Now this is what I call Africa
By Jamie Joseph
Current mission: Solving poverty saves wildlife.
Assignment 1: Matusadona, Lake Kariba, Zimbabwe.
Read blog 1: Now this is what I call Africa
Read blog 2: Nine lions close in on Matusadona camp site
Read blog 3: R & R at Lake Kariba’s Rhino Safari Lodge
Read blog 4: World Lion Day: When banning hunting drives poaching
After a 36 hour journey from Auckland to Perth to Johannesburg to Harare, I landed in Zimbabwe and was immediately dispatched into Africa time. As I waited for my passport to be stamped at border control even the staff looked like they were on holiday.
“It’s an attitude test,” I reminded myself. “Be cool.”
Two hours later I was sitting in my auntie’s garden, soaking up the warm winter sun with a cold cider in my hand, pondering my first assignment which would begin at dawn as soon as we hit the road to Lake Kariba.
The last time I was in Zim was a few months ago when all the drama kicked off surrounding the sad and shocking export of baby elephants to a zoo in China. I have never commented publicly on this. But because it’s still such a big black mark on Zimbabwe, I feel I need to clear the air before we all move forward together. Saving the Wild’s focus is almost entirely on the poaching crisis, where every day 96 elephants are brutally slaughtered, and so because I am in crisis mode racing against extinction, I simply don’t have the time to lobby months on end for around 24 elephants being legally exported through CITES. I also didn’t agree with how the bulk of the community was going about it. Behind the scenes I made a few calls, and one very smart Zimbabwean woman, who had a few years earlier convinced the government to not export elephants to a Chinese zoo, raised a very good point. She said, “Why save 30 elephants when you can save them all?”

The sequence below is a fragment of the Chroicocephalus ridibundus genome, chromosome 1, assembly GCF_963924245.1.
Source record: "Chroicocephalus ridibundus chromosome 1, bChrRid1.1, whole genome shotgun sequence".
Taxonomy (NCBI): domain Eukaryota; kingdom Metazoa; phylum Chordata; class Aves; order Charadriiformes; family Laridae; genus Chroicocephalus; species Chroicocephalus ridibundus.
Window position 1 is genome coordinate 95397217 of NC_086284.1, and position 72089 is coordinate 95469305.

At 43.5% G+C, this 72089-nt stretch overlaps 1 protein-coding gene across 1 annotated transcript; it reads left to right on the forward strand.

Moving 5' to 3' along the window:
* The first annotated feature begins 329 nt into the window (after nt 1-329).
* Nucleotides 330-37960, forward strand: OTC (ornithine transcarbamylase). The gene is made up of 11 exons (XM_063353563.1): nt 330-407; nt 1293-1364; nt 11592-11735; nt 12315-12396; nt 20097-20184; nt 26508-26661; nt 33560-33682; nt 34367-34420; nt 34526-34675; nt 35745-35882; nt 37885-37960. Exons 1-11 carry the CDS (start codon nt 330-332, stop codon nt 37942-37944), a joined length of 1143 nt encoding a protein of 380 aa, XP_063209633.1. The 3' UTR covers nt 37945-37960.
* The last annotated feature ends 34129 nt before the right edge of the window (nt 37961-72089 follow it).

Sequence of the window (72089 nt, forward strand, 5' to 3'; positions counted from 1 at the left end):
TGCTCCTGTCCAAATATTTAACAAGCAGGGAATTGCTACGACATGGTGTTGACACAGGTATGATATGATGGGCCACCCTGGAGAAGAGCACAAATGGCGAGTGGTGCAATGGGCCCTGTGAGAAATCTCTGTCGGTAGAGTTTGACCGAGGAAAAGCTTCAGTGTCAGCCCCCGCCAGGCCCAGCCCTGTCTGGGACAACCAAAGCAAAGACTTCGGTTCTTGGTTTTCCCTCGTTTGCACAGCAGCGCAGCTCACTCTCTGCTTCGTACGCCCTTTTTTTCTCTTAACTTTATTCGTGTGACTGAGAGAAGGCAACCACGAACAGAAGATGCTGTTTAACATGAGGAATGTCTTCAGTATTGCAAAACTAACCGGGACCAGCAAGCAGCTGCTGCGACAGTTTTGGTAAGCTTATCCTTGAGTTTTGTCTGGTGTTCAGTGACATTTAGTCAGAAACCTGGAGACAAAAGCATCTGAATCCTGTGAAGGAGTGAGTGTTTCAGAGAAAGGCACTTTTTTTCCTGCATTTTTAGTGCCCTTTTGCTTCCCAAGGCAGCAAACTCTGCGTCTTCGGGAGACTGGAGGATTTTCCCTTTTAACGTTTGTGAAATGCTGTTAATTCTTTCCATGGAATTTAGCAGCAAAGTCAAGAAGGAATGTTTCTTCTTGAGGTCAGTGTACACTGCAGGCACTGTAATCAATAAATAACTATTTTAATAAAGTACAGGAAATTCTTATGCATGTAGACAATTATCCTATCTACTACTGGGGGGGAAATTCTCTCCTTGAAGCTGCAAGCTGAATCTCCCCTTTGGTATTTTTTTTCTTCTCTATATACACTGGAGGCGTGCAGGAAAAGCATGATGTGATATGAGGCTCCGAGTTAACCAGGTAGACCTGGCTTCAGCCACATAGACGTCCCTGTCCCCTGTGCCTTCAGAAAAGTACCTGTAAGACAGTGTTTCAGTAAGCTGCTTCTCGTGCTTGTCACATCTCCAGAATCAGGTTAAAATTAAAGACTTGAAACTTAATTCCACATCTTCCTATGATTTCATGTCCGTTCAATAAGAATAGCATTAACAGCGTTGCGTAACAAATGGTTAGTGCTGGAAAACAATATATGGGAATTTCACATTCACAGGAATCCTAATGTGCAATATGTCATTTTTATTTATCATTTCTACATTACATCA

Instead of picking on Zimbabwe, just one country, I suggested to a few of the activists engaged in the fray to go after CITES instead, and lobby for a change of rules within their system, so that no wild elephants (and other sentient species) are exported to zoos, ever. I never heard back.
The other thing I didn’t agree with was when a petition came out calling for everyone to boycott Zim tourism. Do you really think the same government willing to auction off their precious wildlife to the highest bidder are that bothered with a boycott?
The people that hurt from a boycott are ordinary folk like my friends and family that are conservationists, not because it pays, but because they’re willing to put it all on the line to save one of the greatest wild places on earth. And so when tourists stop coming to Zimbabwe what they’re doing in actual fact is encouraging poachers to take aim, because a tourist presence keeps poachers away.
And when it comes to the Zimbabwean government, I personally have to draw the line. Other than the fact it’s like smashing my head against a brick wall, I’m not going to say something that will put my family in danger. They have suffered more than enough abuse and violence during the 2001 land grabs. Instead I am going to get on with doing whatever I can to contribute to the preservation of pockets of paradise on earth. And I invite you all to join me.